I’ve been on a path to heal my achy gut this past year. I’ve tried many different approaches, but none have produced any good (or shall I say “gut”) results. The newest one is all about eliminating foods high in insoluble fiber, which is pretty challenging for someone who’s had a love affair with chia seeds, flax and beans for years now.
I have no way of knowing if I will stick with this way of eating for long before I’m put on my next diet. In the meantime, however, I am on the lookout for healthy nutritious recipes low in insoluble fiber. This hummus fits the bill – it is light and healthy, contains no garbanzo beans, and allows me to repurpose the Chard stems that I’ve been discarding all this time.
And it tastes soooo good! Everytime I serve it I get asked for a recipe!
Chard Stalk Hummus (or Lightest Hummus on Earth)
Adapted from The CSA Cookbook
In our house, we like hummus in any flavor, texture, or style. As a dip, a salad dressing, or a spread. The base of each hummus creation never changes: chickpeas, garlic, tehina, lemon juice and olive oil; while the flavoring agents vary seasonally: sun-dried tomatoes in the winter, herbs in the spring, grilled peppers in the summer, root vegetables in the fall. Imagine my surprise when I saw this Chard Stalk Hummus recipe change the rules of the game completely and mess with the holy hummus base! No chickpeas in hummus? What? Well, this beanless light spread has really changed the way I approach hummus, thanks to a wonderful new The CSA Cookbook.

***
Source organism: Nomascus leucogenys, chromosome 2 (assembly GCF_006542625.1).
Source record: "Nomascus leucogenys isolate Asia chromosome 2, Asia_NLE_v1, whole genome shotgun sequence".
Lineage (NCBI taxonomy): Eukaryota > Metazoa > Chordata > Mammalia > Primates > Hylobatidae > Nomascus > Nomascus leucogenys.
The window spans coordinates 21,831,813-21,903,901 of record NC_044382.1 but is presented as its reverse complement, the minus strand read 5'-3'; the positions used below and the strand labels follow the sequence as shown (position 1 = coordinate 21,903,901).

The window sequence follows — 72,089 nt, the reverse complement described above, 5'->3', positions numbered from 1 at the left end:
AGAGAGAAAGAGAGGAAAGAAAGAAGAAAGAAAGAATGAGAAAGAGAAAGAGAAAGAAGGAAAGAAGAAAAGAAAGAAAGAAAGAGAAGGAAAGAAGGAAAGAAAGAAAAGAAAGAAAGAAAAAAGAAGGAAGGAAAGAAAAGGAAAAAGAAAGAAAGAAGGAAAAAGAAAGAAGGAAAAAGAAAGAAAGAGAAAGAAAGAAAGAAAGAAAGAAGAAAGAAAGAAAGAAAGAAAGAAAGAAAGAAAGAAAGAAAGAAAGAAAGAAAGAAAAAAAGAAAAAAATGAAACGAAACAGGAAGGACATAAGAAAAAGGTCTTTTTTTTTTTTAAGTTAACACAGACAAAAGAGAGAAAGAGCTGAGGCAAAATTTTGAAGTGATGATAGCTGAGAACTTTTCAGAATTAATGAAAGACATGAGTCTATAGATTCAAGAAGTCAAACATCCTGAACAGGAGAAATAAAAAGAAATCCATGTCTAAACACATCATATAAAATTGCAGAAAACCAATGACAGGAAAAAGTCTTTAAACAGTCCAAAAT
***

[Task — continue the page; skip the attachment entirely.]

- 2 cups chopped chard stalks (from one bunch)
- 2 garlic cloves
- ¼ cup tahini
- ½ teaspoon kosher salt
- Juice of 1 lemon
- Swirl of olive oil
- Chopped fresh parsley for garnish
- Bring a small pot of water to a boil. Add the chard stalks and boil for 5 to 10 minutes (depending on how thick they are) until the stalks are very soft
- Drain well, squeezing out any excess water, and add the stalks to a food processor, along with the garlic, tahini, salt, and lemon juice. Pulse continuously until the dip is slightly chunky and still has some bite to it, scraping down the sides of the bowl with a rubber spatula as needed
- Serve with a generous swirl of oil on top and a sprinkle of chopped fresh parsley, if desired
If you want to challenge yourself, try pairing Hummus with wine! I mean it! Or to make life easier, go with my suggestion and get a bottle of 2013 ONEHOPE California Pinot Noir. It is light, subtle and will not fight Hummus for your attention.